Catholics Favor Married and Female Priests, Survey Finds
American Catholics want their next pope to open the doors of the Catholic Church to married and female priests and permit laypeople to help elect their own bishops, according to a new survey commissioned by dissident Catholic priest Andrew Greeley.
The survey, conducted by the Gallup Poll organization and released Thursday by Greeley and sociologist Michael Hout, also found that American Catholics want the next pope to choose representative laypeople as advisors and to give more authority to U.S. bishops.
“In the early years of anti-Catholic prejudice in this country, it was feared that Catholics might try to impose the authoritarianism of their church background on American political life,” Greeley and Hout said.
“This analysis suggests that just the opposite has happened: American Catholics want the democracy and pluralism of their political life to shape the institutional church and the papacy.”
Greeley, an author and sociologist at the University of Chicago--and a persistent liberal critic of the church--was criticized this week by some church officials, who contend that he commissioned the poll primarily to provide publicity for his new book, which features an elected pope who resembles the more democratic pontiff Catholics said they desired in the new survey.
“It looks like, first of all, Father Greeley’s blowing smoke here. It strikes me as a publicity stunt,” said Sister Mary Ann Walsh, a spokeswoman for the U.S. Catholic Conference.
The poll results come during turmoil over the acceptable limits of dissent within the church. Lincoln, Neb., Bishop Fabian Bruskewitz has stated that Catholics in his diocese who join a variety of groups, from Planned Parenthood to Call to Action, an organization that favors married and female priests, should be excommunicated.
At the same time, a coalition of more than 20 liberal Roman Catholic organizations, including Call to Action, the Women’s Ordination Conference and abortion rights and gay rights groups, have launched a campaign to get 1 million signatures on petitions calling for “fundamental church reforms,” including a married priesthood, female ordination and the popular election of bishops.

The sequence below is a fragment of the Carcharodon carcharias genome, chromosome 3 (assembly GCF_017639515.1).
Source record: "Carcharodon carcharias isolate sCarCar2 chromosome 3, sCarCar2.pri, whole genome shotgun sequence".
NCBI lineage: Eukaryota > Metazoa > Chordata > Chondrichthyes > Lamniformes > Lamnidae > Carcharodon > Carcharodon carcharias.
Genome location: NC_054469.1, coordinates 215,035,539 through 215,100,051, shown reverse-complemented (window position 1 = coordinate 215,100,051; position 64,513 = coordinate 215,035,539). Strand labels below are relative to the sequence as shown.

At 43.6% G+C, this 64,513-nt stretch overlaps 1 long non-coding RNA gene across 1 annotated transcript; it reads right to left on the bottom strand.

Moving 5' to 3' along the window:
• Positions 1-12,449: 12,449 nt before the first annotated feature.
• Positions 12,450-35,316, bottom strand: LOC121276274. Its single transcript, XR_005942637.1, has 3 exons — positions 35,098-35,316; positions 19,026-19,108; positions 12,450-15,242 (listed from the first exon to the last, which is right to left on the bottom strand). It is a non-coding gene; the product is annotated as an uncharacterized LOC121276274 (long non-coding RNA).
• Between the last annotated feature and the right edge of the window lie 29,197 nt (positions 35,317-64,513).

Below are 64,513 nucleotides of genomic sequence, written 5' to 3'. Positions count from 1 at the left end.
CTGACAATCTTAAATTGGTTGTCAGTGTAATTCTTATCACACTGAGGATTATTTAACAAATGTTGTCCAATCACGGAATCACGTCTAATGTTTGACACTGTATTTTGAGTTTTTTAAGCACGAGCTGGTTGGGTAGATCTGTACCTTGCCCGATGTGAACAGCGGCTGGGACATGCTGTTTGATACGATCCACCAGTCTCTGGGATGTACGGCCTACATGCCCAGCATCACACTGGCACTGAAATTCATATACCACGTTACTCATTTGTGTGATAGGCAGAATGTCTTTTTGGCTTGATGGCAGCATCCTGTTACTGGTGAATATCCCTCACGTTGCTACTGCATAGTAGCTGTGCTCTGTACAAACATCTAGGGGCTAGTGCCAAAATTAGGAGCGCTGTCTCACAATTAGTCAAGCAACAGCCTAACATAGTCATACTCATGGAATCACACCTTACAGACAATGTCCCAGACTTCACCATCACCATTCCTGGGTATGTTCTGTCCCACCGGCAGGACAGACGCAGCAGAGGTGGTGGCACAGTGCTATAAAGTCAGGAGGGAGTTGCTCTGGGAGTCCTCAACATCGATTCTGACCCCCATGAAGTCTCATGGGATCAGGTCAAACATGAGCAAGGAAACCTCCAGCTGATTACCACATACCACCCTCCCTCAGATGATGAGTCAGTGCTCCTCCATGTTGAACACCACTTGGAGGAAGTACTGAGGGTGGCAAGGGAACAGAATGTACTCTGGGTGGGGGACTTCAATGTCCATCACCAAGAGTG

Sister Maureen Fiedler, national coordinator of the We Are Church coalition sponsoring the campaign, said the “referendum,” as it is called, “is the rough draft of an agenda for a Third Vatican Council.”
Many liberal Catholics believe that the Second Vatican Council, which ended in 1965, began a process of fundamental reform of the church that has been halted during the papacy of John Paul II. They hope the next pope will call a new, or third, council that will include priests and laity as well as bishops and renew the reform movement.
The petition campaign mirrors similar drives in Europe. In three weeks last June, more than 500,000 Austrians signed a call for fundamental change in the church. In Germany, 1.8 million signatures were collected last fall. Drives also are underway among Catholics in Italy, France, Australia, Belgium, the Netherlands and Canada.
Fiedler said the new Gallup Poll results reflect a growing trend among Catholics to seek greater democratization of the church.
But Cleveland Bishop Anthony Pilla, president of the National Conference of Catholic Bishops, worries that the liberal coalition’s campaign could harm the church and urged its leaders “not to create new divisions” in the Catholic Church “by continued challenges to the teachings and the authority of the church that has nurtured the faith of us all.”
Although public opinion polls show support among self-identified Catholics for many of the changes sought by the campaign, the yearlong petition drive could be a key test of the liberal groups’ efforts to organize and mobilize that support.
In the Gallup telephone survey of 770 American Catholics, conducted in March and April, respondents expressed a desire for the new pope to be more open to change in the church:
* 78% said the next pope should let laypeople have more of a voice in the church by serving as papal advisors.
* 69% said the next pope should permit priests to marry; 65% also said the next pontiff should support the ordination of women.
* 65% hoped for a pontiff who would allow priests and people within their diocese to select their own bishop.
* 58% said the next pope should give more decision-making authority to U.S. bishops.
The poll’s margin of error was plus or minus 4 percentage points.
The issues raised by the liberal groups echo concerns voiced last June by 40 U.S. bishops in a statement circulated among the prelates as they debated the role and structure of the National Conference of Catholic Bishops.
The 40 bishops, out of about 300 bishops in the United States, expressed concern that the Vatican had cut off debate too rapidly on such issues as a married priesthood and female ordination.
Conservative Catholic groups are critical of the new campaign. The liberal coalition’s leaders “have rejected Catholic doctrine and many of [the coalition’s] members have probably not seen the inside of a Catholic church in years--if ever,” said the National Committee of Catholic Laymen.